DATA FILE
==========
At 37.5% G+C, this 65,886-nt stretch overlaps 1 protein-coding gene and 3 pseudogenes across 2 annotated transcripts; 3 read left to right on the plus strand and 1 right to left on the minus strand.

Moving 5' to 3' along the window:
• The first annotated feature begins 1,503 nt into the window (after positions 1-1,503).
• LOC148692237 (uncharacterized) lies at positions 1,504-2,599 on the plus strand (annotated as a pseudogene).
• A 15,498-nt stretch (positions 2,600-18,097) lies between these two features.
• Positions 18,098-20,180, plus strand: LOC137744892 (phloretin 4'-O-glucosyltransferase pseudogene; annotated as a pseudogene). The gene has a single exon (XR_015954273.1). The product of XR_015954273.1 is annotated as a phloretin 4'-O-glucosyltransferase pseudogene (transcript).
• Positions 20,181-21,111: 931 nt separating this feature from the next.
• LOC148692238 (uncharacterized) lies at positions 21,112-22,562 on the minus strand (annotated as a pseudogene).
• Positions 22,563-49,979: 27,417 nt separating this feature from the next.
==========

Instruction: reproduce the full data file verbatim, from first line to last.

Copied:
At 37.5% G+C, this 65,886-nt stretch overlaps 1 protein-coding gene and 3 pseudogenes across 2 annotated transcripts; 3 read left to right on the plus strand and 1 right to left on the minus strand.

Moving 5' to 3' along the window:
• The first annotated feature begins 1,503 nt into the window (after positions 1-1,503).
• LOC148692237 (uncharacterized) lies at positions 1,504-2,599 on the plus strand (annotated as a pseudogene).
• A 15,498-nt stretch (positions 2,600-18,097) lies between these two features.
• Positions 18,098-20,180, plus strand: LOC137744892 (phloretin 4'-O-glucosyltransferase pseudogene; annotated as a pseudogene). The gene has a single exon (XR_015954273.1). The product of XR_015954273.1 is annotated as a phloretin 4'-O-glucosyltransferase pseudogene (transcript).
• Positions 20,181-21,111: 931 nt separating this feature from the next.
• LOC148692238 (uncharacterized) lies at positions 21,112-22,562 on the minus strand (annotated as a pseudogene).
• Positions 22,563-49,979: 27,417 nt separating this feature from the next.